For business schools and their deep-pocketed alumni, autumn is the season of giving.
The University of Chicago Booth School of Business became the latest B-school to benefit from the largesse of former students, announcing today (October 4) that Amy and Richard Wallman have donated $75 million to the school for scholarships, talent recruitment, co-curricular programming, faculty research, and emerging priorities at the discretion of Dean Madhav Rajan. The Wallmans met at Booth in the 1970s while earning their MBAs.
The Wallmans’ massive gift comes just weeks after similar announcements at the University of Michigan, whose Ross School of Business received $50 million more from frequent donor and namesake Stephen Ross; and Iowa State University, which renamed its business school the Debbie and Jerry Ivy College of Business to honor an alum couple that gave $50 million, the largest gift in school history. Also last month, two Harvard Business School alums, Jonathan and Jeannie Lavine, pledged $12.5 million for HBS fellowships.
A PLACE AMONG THE TOP GIFTS AND GIVERS
Chicago Booth already is the happy recipient of the largest gift in business school history, a $300 million donation from namesake David Booth in 2008. Michigan Ross mega-donor Stephen Ross looked set to challenge Booth, in a sort of philanthropic arms race, when Ross’s latest gift in September brought his total donations to Michigan’s B-school up to $250 million since 2004.
However, Booth’s gift valued at $300 million 10 years ago has been worth well in excess of $500 million to Booth because it was given in the form of a stream of ongoing profits from a stake in Dimensional Fund Advisors, the company Booth co-founded and leads as co-CEO.
The Wallmans’ gift to Booth puts them squarely in the upper echelons of business education philanthropy (see chart below), the 14th-largest gift ever — tied with a $75 million gift from Al and Judy Warrington to their namesake school at the University of Florida in 2014. Nor is it the Wallmans’ first gift to their alma mater: They have previously sponsored 26 scholarship recipients over the years.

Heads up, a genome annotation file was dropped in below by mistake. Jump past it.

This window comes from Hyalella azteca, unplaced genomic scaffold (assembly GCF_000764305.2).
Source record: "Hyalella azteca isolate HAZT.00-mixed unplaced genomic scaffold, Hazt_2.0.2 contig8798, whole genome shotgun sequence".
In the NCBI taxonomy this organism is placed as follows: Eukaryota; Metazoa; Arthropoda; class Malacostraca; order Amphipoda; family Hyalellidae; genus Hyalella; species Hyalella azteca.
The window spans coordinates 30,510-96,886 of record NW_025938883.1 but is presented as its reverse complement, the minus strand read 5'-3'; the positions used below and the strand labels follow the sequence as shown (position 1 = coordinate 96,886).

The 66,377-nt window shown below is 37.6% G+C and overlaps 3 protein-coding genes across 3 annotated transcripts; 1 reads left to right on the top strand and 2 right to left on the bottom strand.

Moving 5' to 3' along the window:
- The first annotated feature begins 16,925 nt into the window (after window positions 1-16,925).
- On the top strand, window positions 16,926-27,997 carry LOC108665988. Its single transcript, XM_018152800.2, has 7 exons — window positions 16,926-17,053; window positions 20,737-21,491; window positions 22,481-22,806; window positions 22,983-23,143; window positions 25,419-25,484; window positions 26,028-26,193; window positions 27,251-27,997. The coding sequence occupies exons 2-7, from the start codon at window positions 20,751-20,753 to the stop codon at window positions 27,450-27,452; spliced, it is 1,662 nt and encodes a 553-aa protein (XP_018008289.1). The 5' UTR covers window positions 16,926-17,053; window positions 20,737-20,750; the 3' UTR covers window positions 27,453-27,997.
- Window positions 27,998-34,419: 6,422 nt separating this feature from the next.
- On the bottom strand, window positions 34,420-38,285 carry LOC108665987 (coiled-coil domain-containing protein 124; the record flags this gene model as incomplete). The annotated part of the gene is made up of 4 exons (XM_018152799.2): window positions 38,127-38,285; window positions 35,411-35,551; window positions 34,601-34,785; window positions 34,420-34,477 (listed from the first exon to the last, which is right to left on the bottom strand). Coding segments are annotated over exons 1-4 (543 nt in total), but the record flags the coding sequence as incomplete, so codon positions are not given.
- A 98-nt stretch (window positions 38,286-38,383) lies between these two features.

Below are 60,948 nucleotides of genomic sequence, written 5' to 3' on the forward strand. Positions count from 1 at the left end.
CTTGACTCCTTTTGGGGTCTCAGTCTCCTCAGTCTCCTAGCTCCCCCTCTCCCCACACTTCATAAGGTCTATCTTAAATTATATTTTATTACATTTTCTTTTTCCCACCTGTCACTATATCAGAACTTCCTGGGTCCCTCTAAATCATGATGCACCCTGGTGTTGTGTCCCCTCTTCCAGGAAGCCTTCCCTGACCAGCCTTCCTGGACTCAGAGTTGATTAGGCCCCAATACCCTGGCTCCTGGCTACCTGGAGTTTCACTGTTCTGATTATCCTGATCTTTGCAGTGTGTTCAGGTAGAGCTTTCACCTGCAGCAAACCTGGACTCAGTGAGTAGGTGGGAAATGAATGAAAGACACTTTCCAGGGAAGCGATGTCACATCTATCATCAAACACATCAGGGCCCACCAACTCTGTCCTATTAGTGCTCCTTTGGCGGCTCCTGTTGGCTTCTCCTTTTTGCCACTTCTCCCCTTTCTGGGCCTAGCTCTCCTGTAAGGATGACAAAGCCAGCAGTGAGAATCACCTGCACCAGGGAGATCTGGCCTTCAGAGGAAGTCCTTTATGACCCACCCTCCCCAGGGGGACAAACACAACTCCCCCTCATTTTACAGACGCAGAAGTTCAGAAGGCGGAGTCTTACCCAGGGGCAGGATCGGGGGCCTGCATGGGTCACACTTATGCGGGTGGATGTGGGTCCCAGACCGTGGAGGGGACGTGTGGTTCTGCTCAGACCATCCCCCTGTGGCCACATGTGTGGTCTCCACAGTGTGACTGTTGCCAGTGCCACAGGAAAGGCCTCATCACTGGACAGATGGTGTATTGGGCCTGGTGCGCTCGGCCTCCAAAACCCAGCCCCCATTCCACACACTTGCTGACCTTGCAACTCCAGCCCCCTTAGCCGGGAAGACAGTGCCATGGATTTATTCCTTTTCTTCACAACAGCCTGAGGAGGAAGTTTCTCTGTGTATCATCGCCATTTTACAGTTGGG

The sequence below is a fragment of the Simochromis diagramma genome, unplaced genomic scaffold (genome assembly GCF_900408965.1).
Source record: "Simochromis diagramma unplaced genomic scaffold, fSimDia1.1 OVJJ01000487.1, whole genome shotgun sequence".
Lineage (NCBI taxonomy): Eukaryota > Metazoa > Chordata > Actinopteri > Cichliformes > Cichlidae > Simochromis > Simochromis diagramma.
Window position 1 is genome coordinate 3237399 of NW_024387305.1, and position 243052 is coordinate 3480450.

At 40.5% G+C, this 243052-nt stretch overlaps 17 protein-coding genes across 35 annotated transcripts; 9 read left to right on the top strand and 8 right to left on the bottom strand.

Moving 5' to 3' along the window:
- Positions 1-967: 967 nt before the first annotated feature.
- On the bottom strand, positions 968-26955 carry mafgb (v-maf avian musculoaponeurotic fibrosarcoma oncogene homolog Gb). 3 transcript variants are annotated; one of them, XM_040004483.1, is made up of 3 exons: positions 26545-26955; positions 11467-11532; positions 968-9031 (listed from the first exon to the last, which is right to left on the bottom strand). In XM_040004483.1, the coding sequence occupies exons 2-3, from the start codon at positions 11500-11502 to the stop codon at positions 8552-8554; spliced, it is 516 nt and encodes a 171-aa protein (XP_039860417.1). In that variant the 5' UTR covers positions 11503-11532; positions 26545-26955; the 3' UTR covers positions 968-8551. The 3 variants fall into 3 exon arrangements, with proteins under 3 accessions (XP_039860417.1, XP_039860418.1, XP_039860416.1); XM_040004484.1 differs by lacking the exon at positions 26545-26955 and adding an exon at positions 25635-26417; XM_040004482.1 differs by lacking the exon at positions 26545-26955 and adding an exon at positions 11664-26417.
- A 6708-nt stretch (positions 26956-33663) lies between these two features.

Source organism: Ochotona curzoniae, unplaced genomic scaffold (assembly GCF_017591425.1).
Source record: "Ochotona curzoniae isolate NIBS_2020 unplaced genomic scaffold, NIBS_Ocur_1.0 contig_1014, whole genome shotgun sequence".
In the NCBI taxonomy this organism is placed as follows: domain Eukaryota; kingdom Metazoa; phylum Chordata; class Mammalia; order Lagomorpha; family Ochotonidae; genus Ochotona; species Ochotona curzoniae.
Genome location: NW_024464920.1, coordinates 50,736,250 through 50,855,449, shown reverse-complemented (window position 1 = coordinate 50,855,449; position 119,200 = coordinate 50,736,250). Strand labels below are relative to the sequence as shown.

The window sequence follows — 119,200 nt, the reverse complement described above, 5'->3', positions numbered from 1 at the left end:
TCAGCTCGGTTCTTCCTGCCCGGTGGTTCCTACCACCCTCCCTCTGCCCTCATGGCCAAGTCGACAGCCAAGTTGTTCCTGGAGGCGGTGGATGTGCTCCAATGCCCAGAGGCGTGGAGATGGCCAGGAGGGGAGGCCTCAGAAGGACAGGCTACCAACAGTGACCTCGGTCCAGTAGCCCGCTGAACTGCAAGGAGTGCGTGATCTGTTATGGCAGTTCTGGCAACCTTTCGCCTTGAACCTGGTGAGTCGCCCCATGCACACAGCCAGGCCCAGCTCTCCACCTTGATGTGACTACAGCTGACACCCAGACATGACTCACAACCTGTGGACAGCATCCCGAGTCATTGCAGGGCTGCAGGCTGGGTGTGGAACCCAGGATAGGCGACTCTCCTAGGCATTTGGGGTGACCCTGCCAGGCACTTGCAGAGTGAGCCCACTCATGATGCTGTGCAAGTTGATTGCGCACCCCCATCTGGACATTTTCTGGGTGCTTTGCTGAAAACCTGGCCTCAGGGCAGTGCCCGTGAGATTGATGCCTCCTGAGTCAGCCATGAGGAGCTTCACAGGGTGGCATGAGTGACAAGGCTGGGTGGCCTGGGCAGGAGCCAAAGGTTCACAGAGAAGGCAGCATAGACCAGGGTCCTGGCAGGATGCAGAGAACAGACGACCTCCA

A FUND FOR SCHOLARSHIPS, CURRICULAR CHANGES, AND RESEARCH
In recognition of the Wallmans’ gift, Booth will name its academic high honors distinction after them, with top students to be known as the Amy and Richard F. Wallman Scholars at Chicago Booth. Graduating MBA students who earn high honors will receive the designation, and already-graduated alums will receive the distinction retroactively, according to a Booth news release.
In more concrete ways, the school announced it plans to use the $75 million gift to support a number of initiatives, including scholarships for students in the full-time, evening, weekend, and executive MBA programs, as well as programming and research. The Wallmans’ gift is “a testament to their generosity and the endorsement of Chicago Booth’s enduring strengths, in our programs and our extraordinary faculty,” Dean Rajan said. “Maintaining and extending Booth’s prominence in research and enhancing the impact of our ideas on the world by training tomorrow’s leaders is essential for our continued success. The Wallman Scholars will be recognized as preeminent in this cadre of future leaders, modeling the potential and the spirit of their benefactors. I look forward to working with the Wallmans in using their gift to make the greatest impact.”
After earning her MBA from Booth in 1975, Amy Wallman began her career at EY and retired as an audit partner in 2001; most recently, she was director at Omnicare from 2004 to 2015. Richard Wallman graduated from Booth in 1974 and began his career with the Ford Motor Company. He served as chief financial officer and senior vice president of Honeywell International Inc., a diversified industrial technology and manufacturing company, and its predecessor AlliedSignal, from 1995 to 2003. Richard Wallman also served in senior financial positions with IBM and Chrysler Corporation.
“We have great affection for the University of Chicago — the Booth School of Business is world-class, and we hope our gift makes it even better,” Amy Wallman said in the school’s announcement of the gift. “This is a unique opportunity to make a difference in the careers of Chicago Booth students for generations to come and express our gratitude to those who have helped us. Our parents were great role models to both of us; they gave us the confidence that we could accomplish anything.” Added Richard Wallman: “Amy and I were so impressed with Dean Rajan’s vision for the school; we hope our gift will help advance that vision.”